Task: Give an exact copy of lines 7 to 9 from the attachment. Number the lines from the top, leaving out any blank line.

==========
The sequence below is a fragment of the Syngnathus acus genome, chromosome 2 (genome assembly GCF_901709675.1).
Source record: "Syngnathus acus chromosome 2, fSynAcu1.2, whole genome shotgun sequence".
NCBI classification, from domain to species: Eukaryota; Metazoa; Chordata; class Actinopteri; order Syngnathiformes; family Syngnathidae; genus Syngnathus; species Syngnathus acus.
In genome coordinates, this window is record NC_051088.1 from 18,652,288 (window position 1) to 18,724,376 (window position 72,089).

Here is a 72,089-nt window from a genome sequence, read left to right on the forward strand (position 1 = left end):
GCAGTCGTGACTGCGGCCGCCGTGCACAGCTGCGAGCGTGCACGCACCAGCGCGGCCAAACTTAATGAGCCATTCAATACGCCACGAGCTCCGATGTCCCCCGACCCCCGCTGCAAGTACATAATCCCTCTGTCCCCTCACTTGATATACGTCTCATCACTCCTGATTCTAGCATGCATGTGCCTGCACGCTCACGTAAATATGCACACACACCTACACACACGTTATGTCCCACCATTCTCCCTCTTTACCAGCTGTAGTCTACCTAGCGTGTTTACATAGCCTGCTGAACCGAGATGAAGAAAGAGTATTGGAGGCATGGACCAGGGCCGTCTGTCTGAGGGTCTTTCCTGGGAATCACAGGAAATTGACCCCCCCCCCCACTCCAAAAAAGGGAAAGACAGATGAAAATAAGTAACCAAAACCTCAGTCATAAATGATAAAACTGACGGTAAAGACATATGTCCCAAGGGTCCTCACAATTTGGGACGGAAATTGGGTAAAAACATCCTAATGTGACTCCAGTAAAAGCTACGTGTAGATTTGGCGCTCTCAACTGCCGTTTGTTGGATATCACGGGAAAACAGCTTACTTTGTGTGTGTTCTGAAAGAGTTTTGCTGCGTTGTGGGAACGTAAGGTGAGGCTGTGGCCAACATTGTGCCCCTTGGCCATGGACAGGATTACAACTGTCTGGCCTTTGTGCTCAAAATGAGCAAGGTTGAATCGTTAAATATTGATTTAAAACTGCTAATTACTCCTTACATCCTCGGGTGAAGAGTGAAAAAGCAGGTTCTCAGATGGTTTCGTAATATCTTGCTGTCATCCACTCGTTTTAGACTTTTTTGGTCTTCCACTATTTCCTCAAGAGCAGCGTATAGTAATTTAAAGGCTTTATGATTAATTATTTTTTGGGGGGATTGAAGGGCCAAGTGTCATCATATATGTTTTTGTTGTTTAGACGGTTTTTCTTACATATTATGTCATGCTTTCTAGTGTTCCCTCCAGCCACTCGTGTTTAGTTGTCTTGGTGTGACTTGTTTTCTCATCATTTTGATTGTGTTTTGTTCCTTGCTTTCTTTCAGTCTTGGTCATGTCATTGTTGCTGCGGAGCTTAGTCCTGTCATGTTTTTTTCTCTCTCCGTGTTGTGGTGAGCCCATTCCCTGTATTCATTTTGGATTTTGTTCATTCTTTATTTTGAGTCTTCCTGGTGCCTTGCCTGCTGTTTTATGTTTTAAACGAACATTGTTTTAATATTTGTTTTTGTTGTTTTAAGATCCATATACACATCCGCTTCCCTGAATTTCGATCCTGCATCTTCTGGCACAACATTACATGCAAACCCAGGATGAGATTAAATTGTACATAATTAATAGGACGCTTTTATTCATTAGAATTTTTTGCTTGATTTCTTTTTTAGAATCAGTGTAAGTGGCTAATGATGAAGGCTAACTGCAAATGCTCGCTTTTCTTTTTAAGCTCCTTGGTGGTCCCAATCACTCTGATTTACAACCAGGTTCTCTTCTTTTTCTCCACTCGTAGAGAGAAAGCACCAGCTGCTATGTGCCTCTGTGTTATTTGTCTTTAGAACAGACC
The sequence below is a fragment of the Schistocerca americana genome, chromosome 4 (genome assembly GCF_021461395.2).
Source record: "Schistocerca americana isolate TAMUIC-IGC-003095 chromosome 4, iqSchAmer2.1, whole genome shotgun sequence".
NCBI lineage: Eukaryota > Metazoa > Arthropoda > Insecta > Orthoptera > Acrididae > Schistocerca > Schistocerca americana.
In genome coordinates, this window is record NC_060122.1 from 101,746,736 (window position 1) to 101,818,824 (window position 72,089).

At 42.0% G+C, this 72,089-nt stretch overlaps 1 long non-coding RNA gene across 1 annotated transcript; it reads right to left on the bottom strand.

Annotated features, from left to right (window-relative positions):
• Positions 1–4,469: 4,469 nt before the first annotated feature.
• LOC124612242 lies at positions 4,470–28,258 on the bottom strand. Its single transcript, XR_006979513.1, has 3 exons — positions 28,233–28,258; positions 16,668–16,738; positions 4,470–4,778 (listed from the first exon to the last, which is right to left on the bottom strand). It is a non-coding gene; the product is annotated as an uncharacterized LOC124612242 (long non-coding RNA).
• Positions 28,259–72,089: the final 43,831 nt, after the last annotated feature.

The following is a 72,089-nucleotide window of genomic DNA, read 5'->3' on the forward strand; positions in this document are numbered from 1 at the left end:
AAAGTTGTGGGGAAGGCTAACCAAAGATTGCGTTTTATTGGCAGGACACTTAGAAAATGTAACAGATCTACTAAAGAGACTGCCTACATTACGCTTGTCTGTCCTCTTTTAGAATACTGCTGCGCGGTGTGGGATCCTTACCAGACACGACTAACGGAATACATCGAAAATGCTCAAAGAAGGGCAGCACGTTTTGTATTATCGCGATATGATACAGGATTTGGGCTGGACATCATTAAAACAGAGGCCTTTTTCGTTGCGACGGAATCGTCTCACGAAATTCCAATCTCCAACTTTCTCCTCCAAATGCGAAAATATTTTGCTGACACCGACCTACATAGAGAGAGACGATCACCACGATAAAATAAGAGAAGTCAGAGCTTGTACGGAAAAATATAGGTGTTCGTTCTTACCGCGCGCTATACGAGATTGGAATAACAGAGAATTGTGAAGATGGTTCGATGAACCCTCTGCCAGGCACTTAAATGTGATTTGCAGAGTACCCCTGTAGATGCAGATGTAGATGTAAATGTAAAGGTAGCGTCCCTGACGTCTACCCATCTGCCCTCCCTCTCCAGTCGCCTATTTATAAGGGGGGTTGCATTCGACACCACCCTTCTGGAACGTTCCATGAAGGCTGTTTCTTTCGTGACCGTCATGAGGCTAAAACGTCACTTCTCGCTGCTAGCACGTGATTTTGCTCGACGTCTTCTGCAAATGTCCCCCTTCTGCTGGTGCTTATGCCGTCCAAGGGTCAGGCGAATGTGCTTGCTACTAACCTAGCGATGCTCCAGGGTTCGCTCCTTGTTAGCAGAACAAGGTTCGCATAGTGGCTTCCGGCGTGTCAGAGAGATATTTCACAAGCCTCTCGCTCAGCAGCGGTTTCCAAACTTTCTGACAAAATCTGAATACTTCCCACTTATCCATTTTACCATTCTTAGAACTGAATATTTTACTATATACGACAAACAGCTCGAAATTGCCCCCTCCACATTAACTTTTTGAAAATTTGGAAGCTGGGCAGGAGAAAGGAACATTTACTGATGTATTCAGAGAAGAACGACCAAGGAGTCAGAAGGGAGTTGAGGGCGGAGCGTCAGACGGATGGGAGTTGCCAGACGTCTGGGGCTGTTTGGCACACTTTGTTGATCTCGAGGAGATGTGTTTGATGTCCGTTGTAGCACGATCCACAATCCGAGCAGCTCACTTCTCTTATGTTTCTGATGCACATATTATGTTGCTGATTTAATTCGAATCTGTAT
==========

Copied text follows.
The sequence below is a fragment of the Schistocerca americana genome, chromosome 4 (genome assembly GCF_021461395.2).
Source record: "Schistocerca americana isolate TAMUIC-IGC-003095 chromosome 4, iqSchAmer2.1, whole genome shotgun sequence".
NCBI lineage: Eukaryota > Metazoa > Arthropoda > Insecta > Orthoptera > Acrididae > Schistocerca > Schistocerca americana.